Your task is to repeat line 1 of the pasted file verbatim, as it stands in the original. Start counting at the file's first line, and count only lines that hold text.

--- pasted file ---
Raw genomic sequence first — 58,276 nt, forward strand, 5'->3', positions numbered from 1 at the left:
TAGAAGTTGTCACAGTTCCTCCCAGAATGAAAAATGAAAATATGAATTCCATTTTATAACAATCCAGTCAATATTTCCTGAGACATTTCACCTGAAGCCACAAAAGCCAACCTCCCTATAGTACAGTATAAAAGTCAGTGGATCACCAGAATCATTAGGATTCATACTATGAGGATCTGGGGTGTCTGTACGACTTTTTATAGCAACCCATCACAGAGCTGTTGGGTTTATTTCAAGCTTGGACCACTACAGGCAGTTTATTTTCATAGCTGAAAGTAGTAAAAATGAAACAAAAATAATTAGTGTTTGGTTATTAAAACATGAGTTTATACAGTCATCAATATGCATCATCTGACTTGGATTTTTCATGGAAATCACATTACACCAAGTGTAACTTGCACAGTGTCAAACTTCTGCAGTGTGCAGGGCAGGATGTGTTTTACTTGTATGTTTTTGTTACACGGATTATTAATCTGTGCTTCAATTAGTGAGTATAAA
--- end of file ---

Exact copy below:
Raw genomic sequence first — 58,276 nt, forward strand, 5'->3', positions numbered from 1 at the left: